By Dave Simpson
—According to a survey of more than 80 end users conducted by the Robert W Baird Ltd. investment research firm, user spending on storage will pick up in the second half of this year, particularly on technologies such as networked storage. For example, 77% of the survey respondents expect to spend at least the same amount on storage as they spent last year. About half of the companies forecast annual capacity increases of 20% to 39%.
Server-attached rates for networked storage continue to grow steadily. In the Baird survey, 92% of the companies had some form of networked storage (NAS, Fibre Channel SAN, and/or iSCSI SAN), although only 40% of their aggregate servers are attached to a storage network. However, users expect the server-attach rate to increase to 68% in 2007.
In the case of Fibre Channel SANs, users expect the server-attach rate to climb from the current average of 29% to 68% in 2007. Baird analysts note that this trend is driven in part by increased use of server virtualization and blade servers. Surprisingly, nearly half (48%) of the companies in the Baird survey are already using blade servers. (The top-three blade server vendors were Hewlett-Packard, Dell, and IBM with a market share of 51%, 30%, and 27%, respectively.)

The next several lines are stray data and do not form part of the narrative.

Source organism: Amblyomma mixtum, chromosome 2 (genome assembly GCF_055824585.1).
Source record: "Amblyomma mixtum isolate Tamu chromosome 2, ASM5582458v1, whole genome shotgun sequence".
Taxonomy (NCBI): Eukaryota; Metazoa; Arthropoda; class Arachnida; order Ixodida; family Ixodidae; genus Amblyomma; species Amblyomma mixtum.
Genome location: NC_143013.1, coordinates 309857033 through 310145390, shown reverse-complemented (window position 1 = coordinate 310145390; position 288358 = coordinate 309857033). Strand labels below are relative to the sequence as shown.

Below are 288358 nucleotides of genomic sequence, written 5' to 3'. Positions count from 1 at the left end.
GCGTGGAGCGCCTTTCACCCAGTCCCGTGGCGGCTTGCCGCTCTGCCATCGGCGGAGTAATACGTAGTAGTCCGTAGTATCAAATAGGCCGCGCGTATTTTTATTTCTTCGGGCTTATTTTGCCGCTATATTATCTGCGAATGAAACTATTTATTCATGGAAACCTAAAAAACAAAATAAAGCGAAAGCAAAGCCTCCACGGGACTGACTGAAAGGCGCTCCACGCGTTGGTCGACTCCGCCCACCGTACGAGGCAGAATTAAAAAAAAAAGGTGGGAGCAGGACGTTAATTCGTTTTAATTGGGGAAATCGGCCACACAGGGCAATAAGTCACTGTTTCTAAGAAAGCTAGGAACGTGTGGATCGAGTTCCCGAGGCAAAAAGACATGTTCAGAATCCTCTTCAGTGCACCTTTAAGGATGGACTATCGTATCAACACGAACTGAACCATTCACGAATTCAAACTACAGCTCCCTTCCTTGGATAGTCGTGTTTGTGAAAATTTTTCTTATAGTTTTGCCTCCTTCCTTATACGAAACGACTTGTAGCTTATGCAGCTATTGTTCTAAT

While only 14% of the survey respondents are currently using iSCSI, 71% said they would consider or evaluate iSCSI-based SANs this year. Baird analysts speculate that the increased use of server virtualization and blade technology has possibly reduced overall demand for IP storage technologies such as iSCSI.
The Baird survey also suggests that end-user spending on tape products is slowing down in light of disk-to-disk alternatives based on low-cost ATA and Serial ATA (SATA) disk drives. For example, 48% of the survey participants plan to spend less on tape this year, compared to only 26% in last year's survey.
More than half (56%) of the survey respondents are already using ATA or SATA disk arrays, and another 29% expressed interest in the technology. And 70% of the users said that the primary reason for implementing ATA/SATA was to either replace or supplement tape-based backup/recovery.